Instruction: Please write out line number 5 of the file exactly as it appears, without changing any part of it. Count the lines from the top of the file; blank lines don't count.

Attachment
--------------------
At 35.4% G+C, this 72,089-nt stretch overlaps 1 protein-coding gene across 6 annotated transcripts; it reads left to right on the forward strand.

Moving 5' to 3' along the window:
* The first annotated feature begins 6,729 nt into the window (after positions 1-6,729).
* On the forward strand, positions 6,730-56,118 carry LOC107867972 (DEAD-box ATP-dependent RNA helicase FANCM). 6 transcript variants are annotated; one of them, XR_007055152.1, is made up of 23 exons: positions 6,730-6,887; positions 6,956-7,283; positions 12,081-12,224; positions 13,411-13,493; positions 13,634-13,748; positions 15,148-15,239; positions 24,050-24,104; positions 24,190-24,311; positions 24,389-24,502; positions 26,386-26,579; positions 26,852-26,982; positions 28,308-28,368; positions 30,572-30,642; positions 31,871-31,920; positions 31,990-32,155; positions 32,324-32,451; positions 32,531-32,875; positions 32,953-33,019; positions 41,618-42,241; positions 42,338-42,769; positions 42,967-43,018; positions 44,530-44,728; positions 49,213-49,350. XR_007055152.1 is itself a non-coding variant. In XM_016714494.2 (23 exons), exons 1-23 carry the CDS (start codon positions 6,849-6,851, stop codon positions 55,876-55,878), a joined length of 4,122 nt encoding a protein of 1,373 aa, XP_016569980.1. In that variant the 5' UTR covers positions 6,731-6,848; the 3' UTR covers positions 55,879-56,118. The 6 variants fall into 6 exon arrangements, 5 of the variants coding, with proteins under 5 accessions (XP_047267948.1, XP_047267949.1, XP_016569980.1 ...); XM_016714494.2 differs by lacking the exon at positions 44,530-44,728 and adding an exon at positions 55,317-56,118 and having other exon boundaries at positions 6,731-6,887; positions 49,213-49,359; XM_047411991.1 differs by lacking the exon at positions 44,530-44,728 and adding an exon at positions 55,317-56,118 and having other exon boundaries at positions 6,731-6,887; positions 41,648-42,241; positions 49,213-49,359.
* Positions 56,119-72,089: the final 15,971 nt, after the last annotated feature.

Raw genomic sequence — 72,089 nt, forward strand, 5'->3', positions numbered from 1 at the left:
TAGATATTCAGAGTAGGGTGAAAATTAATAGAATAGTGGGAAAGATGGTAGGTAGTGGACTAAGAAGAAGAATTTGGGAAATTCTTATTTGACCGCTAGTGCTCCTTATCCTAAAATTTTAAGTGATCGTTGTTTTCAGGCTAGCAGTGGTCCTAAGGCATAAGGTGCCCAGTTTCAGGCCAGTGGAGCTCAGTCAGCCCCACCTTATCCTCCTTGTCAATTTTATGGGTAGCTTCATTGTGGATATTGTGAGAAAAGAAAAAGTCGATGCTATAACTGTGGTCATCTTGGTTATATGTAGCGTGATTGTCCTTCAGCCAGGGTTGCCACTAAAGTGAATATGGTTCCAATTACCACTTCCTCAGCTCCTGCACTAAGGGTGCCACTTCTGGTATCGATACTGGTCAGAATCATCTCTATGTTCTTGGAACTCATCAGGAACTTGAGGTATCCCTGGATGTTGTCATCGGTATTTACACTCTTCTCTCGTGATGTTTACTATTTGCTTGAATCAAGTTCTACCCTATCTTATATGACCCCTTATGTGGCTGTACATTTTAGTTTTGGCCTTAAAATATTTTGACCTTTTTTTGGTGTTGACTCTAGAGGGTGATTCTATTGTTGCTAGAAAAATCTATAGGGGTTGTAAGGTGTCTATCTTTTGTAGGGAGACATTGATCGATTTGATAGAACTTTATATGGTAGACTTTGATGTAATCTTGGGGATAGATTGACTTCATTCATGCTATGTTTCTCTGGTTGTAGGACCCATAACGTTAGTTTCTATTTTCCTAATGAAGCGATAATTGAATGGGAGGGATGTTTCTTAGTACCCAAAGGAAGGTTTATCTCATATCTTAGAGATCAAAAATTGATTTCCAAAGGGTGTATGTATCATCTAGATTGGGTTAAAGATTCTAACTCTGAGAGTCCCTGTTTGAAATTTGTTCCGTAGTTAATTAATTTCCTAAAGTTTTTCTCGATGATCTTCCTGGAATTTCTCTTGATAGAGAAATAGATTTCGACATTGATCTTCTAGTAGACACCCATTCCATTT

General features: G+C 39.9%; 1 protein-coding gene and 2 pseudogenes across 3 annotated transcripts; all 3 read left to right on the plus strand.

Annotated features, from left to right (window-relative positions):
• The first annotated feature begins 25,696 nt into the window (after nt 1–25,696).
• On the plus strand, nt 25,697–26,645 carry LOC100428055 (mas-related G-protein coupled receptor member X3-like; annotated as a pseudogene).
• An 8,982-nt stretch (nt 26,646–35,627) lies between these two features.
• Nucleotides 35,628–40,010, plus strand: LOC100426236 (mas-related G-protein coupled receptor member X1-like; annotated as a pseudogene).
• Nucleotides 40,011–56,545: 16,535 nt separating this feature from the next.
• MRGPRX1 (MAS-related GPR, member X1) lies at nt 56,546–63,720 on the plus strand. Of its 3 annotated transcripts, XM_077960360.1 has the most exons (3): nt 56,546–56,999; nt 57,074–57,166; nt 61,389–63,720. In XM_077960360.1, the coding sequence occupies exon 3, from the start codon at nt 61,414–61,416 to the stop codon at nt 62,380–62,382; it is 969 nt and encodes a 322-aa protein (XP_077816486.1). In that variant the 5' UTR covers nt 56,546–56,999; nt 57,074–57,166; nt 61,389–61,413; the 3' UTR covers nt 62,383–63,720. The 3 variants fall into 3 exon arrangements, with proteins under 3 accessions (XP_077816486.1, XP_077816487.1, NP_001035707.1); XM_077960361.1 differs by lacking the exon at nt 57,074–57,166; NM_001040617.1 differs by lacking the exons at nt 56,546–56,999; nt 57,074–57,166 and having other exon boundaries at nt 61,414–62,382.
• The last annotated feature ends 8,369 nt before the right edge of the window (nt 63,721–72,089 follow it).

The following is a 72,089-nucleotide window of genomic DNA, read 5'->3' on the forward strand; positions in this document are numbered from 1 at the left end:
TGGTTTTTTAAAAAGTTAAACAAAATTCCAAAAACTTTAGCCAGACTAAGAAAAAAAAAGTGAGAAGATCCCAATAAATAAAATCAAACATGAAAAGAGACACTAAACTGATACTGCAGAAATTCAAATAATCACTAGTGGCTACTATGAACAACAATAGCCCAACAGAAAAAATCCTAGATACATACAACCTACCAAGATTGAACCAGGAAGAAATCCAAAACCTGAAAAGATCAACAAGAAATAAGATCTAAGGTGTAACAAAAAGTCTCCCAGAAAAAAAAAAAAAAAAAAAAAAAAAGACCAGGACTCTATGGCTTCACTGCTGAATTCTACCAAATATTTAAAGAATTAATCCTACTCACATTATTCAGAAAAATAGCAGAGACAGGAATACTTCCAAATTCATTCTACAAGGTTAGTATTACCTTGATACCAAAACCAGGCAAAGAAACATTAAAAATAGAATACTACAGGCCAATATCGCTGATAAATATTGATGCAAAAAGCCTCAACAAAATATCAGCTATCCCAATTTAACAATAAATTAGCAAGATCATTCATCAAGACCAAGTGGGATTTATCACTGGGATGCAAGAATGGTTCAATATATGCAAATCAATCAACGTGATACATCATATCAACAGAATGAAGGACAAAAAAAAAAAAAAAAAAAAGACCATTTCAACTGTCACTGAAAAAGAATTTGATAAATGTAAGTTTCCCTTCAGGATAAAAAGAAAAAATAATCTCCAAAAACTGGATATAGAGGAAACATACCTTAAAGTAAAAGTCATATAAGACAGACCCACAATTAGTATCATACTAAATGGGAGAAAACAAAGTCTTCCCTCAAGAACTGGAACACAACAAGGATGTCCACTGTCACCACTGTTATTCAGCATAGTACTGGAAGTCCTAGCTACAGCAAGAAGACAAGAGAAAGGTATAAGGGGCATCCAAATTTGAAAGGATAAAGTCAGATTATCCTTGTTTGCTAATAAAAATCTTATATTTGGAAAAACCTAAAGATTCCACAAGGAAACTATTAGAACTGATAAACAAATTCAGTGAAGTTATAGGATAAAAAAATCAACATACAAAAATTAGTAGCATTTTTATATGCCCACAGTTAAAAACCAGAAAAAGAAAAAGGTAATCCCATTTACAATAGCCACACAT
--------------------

* Positions 56,119-72,089: the final 15,971 nt, after the last annotated feature.